Besides the lodge, Anna Spring Camp, adjoining park headquarters, 5 miles from the lake, is maintained at cheaper rates, where comfortable quarters may be obtained, together with well-floored tents. A general merchandise store is also maintained at this point, where gasoline and other supplies may be obtained.
Free camping privileges are open to the public, subject only to rules and regulations of the Interior Department.
FISH AND GAME.
There are no fish in any of the waters of the park except the lake itself and Anna Creek, below the falls. Crater Lake is abundantly supplied with a fine quality of rainbow trout, and during the past season I placed 15,000 black spotted fry in the lake successfully that will soon be available. No fishing is permitted except with hook and line, and a limit of five in one day is maintained. The fish are large and the flesh is firm. A few have been taken 28 inches long, weighing 6 or 7 pounds.
The park abounds in black and brown bear, black-tailed deer, cougar, lynx, timber wolves, coyotes, pine marten, fisher, several varieties of squirrels, ringtail grouse, the common pheasant, Clark crow, and numerous varieties of birds common to the country at large.
The past season was the third unusually dry summer in succession, and forest fires were of frequent occurrence. However, they were kept well under control, so that no serious damage resulted.
During the past season a water system was installed at an expense of $1,200 that meets immediate necessities, but should be materially extended as soon as funds will permit. At this time it consists of a main water line approximately 1,000 feet long, containing 332 feet of 3-inch and 670 feet of 2-inch pipe, with branch lines to the various buildings of approximately 500 feet of three-fourths-inch pipe. Modern plumbing has been installed in the superintendent's residence, consisting of bath, toilet, lavatory, kitchen sink, hot and cold water. A sewer system has been installed that can be extended as may be necessary. It is connected with a cesspool 10 feet deep, and as the soil is of an extremely light, porous nature, it will doubtless serve every purpose for many years. However, it is only a question of time when something better will have to be provided. Temporary sprinkling facilities have been provided, but it will soon be necessary to materially increase the supply of water by providing another tank. A public watering trough and a permanent water supply for the barn have been provided. A new hydraulic ram, fully equal to the present water supply, has been installed, but during the season of 1916 an additional tank should be placed above the present one, which latter should then be used for conserving the overflow for irrigating, and with such facilities there would be adequate protection against fire.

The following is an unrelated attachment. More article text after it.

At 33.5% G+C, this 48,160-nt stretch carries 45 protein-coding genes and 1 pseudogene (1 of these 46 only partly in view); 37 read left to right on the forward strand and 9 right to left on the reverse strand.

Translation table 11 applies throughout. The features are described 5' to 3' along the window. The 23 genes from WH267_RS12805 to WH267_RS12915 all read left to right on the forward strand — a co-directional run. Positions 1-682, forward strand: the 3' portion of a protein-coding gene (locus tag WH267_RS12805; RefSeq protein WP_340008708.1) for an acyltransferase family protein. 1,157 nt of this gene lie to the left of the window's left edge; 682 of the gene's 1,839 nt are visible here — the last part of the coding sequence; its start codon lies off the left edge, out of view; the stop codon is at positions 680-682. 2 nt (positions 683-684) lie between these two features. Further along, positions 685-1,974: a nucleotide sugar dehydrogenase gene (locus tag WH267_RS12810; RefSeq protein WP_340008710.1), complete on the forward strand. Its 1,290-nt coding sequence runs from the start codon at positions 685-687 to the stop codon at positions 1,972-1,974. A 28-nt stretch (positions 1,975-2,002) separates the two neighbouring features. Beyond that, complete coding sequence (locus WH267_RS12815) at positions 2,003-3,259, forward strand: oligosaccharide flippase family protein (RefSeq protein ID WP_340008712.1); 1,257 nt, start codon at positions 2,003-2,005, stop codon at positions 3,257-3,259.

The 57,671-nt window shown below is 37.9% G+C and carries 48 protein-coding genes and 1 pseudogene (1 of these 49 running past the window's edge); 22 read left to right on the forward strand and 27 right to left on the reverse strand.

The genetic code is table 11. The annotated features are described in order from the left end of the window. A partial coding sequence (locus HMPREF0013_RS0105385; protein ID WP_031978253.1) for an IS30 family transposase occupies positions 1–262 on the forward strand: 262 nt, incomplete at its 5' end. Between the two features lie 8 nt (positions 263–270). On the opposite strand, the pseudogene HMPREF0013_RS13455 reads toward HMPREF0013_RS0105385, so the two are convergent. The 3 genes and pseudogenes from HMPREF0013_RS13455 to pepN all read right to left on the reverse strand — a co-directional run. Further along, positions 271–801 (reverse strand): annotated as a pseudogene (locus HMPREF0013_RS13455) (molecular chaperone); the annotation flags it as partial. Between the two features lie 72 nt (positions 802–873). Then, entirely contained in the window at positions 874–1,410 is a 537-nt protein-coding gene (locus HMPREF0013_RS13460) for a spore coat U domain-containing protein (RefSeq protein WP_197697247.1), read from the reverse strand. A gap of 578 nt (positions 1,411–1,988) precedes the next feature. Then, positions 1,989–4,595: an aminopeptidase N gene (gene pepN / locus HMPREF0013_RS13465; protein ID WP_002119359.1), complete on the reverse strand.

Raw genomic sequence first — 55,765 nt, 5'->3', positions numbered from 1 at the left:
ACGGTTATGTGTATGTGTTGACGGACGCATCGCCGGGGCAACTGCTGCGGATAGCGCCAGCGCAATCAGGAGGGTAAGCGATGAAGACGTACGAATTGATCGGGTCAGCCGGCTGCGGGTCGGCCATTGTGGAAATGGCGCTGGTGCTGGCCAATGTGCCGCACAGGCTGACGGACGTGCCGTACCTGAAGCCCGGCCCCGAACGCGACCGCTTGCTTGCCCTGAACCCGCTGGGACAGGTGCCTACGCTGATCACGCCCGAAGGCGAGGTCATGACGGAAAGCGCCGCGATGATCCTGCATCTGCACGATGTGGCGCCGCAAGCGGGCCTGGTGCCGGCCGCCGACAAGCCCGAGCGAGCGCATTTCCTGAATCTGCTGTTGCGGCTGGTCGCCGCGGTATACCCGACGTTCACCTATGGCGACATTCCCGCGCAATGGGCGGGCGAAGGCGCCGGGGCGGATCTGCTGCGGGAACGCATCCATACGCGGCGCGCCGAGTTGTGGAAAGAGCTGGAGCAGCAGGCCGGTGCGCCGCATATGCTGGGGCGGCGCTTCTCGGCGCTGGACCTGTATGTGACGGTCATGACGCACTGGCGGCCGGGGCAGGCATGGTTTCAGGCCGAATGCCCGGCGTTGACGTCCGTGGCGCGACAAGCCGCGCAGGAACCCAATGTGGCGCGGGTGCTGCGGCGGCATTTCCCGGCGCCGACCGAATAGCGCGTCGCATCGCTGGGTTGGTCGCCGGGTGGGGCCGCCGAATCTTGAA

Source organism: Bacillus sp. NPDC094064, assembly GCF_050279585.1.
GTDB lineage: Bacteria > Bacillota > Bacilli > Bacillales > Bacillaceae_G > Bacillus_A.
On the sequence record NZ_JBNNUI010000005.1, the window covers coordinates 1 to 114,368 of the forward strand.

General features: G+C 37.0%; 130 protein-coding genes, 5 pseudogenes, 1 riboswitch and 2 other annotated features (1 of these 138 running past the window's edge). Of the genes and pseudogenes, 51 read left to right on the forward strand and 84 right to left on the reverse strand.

TELEPHONE SYSTEM. Telephone facilities of the park have never been satisfactory, so during the past season private lines in the park were purchased and necessary lines constructed. Direct connection with Klamath Falls by way of Fort Klamath has been maintained for a number of years, but never before has there been direct connection with Medford and the Rogue River Valley. I was unable to build beyond the park line, which would leave a distance of 23 miles to connect at Prospect, and as the prospective business would not justify the expense of construction by a commercial organization, I was forced to provide ways and means, which I did by securing sufficient voluntary contributions, with which a good line was built and is now in excellent working order. A switchboard has been provided for the park office, and all lines are controlled therein.
The park office has entirely outgrown its usefulness, in that it is totally inadequate for the purpose. The park office proper and the post office are located in a little room 8 by 12 feet, into which at times 40 and 50 people try to crowd and transact business. When the mail arrives on busy days it is simply a physical impossibility to transact business expeditiously or at all satisfactorily either to the public or the employees.
A new modern building should be provided, as soon as possible, of sufficient capacity to meet all requirements for many years to come. The business is increasing rapidly and facilities for the systematic handling of it should keep pace therewith. Aside from convenient